Re:Turn - One Way Trip (Preview) Review
Reviewed on PCAlso available on Sony PlayStation 4, Microsoft Xbox One and Nintendo Switch
Having young adults sitting around a campfire telling ghost stories is a surefire way to let your audience know something is about to go horribly wrong for them. It’s no different for the group of friends in Red Ego Game’s new title Re:Turn - One Way Trip. In the opening scene, the player is introduced to a group of five on a post-graduation camping trip before they all go their separate ways into adulthood.
The group consists of two couples; Saki and Sen who are engaged, Kanae and Kazuki, and their friend Yuuta. It seems like there’s already cracks forming in the group as the couples bicker and the friends discuss their fears of how their relationships will change when they move away. It seems like a recipe for disaster from the get go.
Re:Turn pulls heavily from a mix of game genres. It’s a 2D side scroller, puzzle, horror, visual novel experience, which rightly begs the question if it’s possible to do all that and do it well. Surprisingly, the answer here is yes. The developers have cherry picked the best parts of these genres and crafted something that’s a fun, creepy experience, full of coming of age stories, edge of your seat moments, and one jump scare in particular that really frightened me.
It’s also a game that gets better as you play, as the first five minutes feel a bit awkward. The dialogue between the characters sounds as though it was written by an adult with only a vague sense of how ‘cool kids’ speak. As well as the guys throwing the word ‘babe’ at the end of everything they say to their girlfriends, there’s some weird sexist remarks which seem to be there for the girls to tell them off for, but feel unnecessary to have been included at all. Worst of all, is one character seeming to out another as gay. The character’s sexuality wasn’t confirmed in the demo, but the argument where he was potentially outed seems to have had horrible consequences for him.
After this, the gang tries to get some sleep, and the game actually kicks off. The bulk of the action is a 2D side scroller through engaging, pixel art environments. When Saki wakes in the night to find the rest of her friends have disappeared, she obviously she sets off in the dark to find them. She soon comes across an old, abandoned train. When she climbs inside, so begins a creepy, time-bending journey to finding her friends - and what happened to the people on the train many years ago.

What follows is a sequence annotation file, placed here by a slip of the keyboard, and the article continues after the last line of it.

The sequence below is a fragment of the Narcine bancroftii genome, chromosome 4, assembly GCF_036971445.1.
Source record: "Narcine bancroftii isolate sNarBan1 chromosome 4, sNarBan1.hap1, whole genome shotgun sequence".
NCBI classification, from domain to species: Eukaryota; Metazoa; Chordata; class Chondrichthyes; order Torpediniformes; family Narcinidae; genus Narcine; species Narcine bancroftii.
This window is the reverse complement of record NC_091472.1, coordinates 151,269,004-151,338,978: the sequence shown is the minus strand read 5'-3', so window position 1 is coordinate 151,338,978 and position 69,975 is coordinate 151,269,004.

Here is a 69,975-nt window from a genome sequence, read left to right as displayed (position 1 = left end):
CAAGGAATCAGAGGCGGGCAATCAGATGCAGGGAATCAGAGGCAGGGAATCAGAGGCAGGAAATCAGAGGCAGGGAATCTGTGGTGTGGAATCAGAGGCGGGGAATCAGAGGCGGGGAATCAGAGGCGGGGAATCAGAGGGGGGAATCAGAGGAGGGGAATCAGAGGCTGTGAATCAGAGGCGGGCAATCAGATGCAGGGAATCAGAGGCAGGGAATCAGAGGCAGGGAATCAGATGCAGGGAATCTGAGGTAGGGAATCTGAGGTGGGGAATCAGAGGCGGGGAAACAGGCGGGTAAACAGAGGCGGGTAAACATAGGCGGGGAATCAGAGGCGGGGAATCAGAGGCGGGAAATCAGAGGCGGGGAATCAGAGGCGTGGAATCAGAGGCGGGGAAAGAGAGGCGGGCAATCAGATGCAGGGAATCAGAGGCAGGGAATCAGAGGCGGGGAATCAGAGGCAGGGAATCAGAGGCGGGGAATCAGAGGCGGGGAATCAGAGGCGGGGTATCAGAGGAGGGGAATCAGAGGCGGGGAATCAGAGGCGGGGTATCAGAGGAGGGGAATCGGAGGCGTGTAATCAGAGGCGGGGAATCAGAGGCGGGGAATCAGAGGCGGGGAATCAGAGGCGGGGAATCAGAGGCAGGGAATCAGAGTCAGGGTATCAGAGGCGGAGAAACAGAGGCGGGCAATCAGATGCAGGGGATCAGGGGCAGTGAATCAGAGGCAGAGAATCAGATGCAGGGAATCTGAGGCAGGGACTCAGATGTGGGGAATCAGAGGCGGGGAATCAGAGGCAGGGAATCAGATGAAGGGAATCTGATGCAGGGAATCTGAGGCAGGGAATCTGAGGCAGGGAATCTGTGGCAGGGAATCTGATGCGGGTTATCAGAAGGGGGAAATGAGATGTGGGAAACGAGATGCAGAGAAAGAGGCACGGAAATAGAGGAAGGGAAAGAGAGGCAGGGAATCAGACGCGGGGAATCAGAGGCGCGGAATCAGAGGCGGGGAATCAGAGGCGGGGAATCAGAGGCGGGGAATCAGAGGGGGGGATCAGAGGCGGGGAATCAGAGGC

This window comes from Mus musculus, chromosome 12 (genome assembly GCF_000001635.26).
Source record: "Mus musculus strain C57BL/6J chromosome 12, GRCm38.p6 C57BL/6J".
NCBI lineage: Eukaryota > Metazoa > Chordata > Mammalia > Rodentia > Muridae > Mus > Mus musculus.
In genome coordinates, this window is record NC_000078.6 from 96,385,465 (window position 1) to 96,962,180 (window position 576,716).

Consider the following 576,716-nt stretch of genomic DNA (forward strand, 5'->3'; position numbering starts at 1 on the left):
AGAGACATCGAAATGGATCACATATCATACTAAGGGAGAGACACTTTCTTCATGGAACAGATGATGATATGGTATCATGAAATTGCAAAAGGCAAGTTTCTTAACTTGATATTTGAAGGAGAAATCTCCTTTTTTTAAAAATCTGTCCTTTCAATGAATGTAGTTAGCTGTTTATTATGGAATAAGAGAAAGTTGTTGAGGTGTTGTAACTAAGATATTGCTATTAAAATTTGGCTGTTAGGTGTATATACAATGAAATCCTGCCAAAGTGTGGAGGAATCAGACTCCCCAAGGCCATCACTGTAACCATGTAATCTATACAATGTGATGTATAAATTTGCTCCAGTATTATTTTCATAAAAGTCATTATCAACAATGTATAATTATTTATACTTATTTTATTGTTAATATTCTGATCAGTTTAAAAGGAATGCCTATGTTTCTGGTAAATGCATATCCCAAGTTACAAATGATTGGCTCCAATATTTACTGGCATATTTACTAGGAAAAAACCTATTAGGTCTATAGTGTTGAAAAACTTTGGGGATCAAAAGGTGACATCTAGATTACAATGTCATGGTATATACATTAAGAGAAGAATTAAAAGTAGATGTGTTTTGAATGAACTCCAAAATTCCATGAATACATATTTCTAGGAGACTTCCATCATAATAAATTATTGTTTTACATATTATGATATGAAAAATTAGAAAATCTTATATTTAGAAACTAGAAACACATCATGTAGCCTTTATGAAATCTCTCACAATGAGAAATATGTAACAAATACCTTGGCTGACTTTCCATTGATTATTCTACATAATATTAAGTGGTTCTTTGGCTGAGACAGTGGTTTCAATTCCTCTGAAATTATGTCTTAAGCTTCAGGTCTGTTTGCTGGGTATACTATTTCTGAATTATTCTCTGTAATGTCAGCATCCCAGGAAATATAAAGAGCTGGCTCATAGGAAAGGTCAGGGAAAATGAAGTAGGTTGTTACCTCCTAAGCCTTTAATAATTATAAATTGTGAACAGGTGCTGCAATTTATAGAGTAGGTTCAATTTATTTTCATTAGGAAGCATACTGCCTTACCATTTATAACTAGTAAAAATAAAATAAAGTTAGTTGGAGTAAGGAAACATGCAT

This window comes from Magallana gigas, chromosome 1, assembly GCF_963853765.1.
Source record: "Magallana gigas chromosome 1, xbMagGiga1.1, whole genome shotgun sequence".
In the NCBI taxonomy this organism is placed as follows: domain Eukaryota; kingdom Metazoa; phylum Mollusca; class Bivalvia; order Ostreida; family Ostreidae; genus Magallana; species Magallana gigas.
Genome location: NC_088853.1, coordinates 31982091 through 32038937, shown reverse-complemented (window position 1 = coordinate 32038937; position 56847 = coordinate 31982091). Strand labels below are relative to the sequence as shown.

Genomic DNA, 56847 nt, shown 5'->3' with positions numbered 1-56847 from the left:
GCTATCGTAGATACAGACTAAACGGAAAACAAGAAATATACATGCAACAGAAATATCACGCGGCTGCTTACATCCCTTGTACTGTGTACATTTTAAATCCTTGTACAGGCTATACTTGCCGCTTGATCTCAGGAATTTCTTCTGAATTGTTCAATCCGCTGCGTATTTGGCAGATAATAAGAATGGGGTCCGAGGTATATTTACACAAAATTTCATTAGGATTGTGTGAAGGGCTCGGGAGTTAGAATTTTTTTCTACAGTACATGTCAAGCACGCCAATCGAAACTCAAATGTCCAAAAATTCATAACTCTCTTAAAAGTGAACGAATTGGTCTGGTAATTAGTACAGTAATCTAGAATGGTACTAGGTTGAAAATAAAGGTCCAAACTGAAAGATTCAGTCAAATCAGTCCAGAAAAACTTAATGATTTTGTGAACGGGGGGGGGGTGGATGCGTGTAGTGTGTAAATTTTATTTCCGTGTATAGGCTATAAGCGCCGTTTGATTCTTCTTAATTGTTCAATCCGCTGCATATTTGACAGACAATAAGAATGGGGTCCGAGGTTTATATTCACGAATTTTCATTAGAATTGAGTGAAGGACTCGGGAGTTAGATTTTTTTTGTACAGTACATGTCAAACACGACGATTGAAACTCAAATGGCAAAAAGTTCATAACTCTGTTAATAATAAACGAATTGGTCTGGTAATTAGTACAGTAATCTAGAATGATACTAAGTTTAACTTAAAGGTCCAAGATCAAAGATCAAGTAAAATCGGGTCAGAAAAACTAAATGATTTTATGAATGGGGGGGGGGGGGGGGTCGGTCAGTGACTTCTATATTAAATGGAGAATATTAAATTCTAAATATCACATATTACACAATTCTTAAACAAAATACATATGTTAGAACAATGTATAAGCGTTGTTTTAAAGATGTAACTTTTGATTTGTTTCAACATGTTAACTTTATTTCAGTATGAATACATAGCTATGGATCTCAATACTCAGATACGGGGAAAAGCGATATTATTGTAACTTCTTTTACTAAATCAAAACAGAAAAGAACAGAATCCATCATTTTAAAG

Considering how much this game tries to do, it’s impressive that it never feels over complicated. Most of the game involves finding items that will help you move onto the next section - keys, clues, or objects lost by other characters. It involves a fair amount of going back and forth, but it never feels boring or unwarranted, and it’s always satisfying to have that eureka moment after being stuck for a few minutes.
Something that particularly shines in the game is the sound design. The developers have done a great job at filling the game with lots of appropriately creepy, tension building music and sounds. From manic laughs to melancholic music to unexpected knocks, it all works together perfectly to create those spine tingling moments that have you waiting for the jump scare to come. Coupled with lots of other horror favourites - dolls, masks, severed hands, and huge lunging monsters coming after you, it makes for a great gaming experience and ode to the horror genre.
The demo provided unfortunately ended on a cliffhanger, which was a smart move as I can’t wait to get my hands on the full game and find out what happens to Saki and her friends. In the last few minutes of what I did get to play, Saki and Kanae are reunited and there’s some touching character moments that are a huge improvement from the start of the game.
This is a game that’s going to appeal to a few different groups, if you like horror, anime, visual novels, or neat little puzzles, I would recommend giving Re:Turn - One Way Trip a go! It looks like it be released on Steam in October, so there’s not long to go before the full game can be experienced, and I can find out what happened after that frustrating cliffhanger.